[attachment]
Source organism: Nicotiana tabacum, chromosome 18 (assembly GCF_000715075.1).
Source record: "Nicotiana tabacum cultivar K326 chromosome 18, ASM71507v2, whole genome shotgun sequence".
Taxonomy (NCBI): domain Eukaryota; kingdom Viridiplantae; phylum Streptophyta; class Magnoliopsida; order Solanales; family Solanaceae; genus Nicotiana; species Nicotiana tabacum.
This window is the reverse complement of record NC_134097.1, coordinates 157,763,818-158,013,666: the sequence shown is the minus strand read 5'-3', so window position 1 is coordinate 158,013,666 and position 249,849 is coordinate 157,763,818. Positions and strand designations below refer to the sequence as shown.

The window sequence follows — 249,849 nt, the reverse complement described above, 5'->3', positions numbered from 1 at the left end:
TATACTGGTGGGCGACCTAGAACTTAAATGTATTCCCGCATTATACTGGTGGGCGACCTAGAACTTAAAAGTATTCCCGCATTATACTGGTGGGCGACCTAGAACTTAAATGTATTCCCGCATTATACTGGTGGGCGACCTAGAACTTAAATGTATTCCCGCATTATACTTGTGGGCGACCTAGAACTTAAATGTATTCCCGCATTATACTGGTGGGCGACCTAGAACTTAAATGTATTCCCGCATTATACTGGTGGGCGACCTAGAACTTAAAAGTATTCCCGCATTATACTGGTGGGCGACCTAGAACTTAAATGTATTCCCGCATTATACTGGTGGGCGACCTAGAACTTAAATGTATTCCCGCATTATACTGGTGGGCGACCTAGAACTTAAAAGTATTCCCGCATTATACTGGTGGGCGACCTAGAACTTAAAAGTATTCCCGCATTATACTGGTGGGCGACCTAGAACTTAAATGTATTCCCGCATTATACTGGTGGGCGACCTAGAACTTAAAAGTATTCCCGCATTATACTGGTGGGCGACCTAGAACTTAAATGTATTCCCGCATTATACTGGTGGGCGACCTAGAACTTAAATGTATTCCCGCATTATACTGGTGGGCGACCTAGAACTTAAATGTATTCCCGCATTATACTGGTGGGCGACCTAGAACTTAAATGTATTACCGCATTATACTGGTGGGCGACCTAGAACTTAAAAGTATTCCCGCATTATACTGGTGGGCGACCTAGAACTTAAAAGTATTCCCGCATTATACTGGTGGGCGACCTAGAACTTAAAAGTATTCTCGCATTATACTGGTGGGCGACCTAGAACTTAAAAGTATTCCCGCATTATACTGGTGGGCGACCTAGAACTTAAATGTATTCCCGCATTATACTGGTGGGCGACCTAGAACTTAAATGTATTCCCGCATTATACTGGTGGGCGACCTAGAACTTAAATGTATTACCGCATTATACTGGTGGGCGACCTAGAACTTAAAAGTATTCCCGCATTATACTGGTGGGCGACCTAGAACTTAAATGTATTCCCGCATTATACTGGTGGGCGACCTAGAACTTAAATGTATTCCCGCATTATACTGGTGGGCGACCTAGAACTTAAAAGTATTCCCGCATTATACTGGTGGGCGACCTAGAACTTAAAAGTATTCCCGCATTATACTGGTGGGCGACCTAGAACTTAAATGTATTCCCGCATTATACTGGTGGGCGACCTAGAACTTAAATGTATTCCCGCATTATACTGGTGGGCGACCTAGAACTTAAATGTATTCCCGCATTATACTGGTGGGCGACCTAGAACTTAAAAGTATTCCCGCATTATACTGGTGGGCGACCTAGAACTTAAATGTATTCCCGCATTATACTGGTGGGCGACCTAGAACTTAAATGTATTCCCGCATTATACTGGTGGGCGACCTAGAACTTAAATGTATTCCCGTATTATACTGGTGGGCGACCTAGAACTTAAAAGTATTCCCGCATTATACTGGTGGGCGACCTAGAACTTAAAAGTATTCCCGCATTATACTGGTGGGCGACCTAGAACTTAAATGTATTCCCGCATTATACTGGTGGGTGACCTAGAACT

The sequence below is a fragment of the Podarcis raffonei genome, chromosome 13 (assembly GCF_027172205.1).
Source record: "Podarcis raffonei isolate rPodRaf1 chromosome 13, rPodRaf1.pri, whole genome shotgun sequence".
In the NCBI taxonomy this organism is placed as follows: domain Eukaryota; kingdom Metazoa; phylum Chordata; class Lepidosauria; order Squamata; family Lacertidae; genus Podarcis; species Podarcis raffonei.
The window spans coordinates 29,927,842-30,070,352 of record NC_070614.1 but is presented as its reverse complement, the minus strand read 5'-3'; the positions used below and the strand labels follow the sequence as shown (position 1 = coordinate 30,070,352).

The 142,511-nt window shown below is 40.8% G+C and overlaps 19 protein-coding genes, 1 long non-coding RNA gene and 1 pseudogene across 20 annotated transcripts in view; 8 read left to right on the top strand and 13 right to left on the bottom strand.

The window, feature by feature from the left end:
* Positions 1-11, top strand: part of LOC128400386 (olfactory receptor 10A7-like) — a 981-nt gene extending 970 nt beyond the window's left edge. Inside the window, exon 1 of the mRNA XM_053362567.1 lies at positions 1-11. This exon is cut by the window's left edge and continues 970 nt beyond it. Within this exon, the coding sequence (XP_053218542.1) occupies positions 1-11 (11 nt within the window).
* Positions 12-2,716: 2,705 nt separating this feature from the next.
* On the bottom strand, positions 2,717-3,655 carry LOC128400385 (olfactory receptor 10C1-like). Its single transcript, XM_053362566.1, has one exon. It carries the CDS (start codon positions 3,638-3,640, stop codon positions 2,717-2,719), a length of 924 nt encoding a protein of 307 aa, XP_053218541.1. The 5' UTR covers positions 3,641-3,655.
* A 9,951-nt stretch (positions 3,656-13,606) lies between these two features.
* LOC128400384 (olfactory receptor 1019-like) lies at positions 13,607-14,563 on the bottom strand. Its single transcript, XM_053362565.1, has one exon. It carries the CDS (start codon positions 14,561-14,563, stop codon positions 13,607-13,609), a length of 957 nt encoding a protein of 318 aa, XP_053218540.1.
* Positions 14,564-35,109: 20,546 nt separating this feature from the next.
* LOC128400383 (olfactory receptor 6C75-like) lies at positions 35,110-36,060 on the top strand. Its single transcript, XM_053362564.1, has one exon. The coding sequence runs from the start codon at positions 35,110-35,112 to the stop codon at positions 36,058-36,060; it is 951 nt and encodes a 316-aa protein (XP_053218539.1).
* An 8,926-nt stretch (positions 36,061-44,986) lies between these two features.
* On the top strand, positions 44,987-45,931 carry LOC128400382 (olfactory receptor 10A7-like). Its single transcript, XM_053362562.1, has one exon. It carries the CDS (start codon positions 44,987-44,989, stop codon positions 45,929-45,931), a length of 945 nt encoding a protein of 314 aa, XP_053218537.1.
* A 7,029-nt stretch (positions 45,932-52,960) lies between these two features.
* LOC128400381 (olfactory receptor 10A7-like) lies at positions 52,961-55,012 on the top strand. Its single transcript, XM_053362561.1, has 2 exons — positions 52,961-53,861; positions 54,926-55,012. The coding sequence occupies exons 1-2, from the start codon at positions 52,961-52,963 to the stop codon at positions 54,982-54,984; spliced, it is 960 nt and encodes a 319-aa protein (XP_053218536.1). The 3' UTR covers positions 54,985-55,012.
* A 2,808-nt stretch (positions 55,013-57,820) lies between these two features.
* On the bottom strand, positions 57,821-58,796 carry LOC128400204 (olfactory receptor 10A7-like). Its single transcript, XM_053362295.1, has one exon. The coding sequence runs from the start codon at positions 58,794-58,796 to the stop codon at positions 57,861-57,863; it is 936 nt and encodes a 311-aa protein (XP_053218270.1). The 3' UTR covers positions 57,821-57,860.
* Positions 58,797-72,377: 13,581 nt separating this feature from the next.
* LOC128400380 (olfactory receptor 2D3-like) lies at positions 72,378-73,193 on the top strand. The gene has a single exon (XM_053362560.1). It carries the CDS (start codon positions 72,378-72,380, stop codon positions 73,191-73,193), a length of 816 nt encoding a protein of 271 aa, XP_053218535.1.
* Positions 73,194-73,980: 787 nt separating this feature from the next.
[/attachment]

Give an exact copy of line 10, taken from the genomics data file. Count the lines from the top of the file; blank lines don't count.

The window spans coordinates 29,927,842-30,070,352 of record NC_070614.1 but is presented as its reverse complement, the minus strand read 5'-3'; the positions used below and the strand labels follow the sequence as shown (position 1 = coordinate 30,070,352).